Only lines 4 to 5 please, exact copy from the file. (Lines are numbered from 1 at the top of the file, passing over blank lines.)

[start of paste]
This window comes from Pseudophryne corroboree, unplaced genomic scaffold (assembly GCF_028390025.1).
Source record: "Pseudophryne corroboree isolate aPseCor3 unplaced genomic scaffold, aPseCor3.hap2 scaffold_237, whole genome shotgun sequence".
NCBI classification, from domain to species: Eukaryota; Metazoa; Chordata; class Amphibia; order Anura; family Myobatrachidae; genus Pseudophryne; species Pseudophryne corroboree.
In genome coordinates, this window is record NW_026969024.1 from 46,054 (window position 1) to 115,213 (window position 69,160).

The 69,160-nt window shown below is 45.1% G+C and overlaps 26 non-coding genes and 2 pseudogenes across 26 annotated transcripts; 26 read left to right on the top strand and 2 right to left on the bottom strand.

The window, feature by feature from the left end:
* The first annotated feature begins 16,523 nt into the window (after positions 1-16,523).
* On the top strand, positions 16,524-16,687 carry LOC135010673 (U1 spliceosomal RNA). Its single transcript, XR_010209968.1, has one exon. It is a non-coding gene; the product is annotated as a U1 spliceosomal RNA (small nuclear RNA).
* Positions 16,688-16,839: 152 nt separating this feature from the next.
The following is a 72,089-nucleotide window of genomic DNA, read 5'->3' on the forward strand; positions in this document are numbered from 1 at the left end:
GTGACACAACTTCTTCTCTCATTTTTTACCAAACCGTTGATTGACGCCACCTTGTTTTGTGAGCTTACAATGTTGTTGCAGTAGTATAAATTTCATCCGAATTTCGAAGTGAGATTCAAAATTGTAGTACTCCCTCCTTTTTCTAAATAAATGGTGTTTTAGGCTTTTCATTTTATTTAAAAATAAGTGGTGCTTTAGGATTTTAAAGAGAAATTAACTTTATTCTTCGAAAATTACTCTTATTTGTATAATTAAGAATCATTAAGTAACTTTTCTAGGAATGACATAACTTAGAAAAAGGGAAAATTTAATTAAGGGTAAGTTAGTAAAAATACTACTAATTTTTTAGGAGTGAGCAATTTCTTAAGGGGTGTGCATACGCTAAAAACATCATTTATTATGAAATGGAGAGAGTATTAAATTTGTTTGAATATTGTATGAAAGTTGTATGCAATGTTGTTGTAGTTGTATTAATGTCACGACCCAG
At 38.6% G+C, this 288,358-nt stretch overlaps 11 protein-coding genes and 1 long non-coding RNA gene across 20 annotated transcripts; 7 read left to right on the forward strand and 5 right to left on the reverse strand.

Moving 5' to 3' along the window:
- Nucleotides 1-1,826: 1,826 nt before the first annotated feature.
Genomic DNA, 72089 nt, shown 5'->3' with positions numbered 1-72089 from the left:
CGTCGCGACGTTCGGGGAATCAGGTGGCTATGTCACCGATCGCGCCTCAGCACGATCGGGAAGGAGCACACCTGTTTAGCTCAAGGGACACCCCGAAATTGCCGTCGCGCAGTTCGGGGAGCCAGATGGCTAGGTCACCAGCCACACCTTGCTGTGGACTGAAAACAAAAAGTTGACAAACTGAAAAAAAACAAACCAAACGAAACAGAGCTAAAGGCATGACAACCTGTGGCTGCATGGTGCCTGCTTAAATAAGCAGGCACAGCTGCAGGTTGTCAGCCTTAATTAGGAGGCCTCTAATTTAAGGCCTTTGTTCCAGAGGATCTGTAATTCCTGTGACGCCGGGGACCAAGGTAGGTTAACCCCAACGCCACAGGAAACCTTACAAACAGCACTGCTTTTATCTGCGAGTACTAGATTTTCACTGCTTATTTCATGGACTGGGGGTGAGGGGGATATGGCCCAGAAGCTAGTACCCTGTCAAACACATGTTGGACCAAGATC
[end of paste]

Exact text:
In genome coordinates, this window is record NW_026969024.1 from 46,054 (window position 1) to 115,213 (window position 69,160).

The 69,160-nt window shown below is 45.1% G+C and overlaps 26 non-coding genes and 2 pseudogenes across 26 annotated transcripts; 26 read left to right on the top strand and 2 right to left on the bottom strand.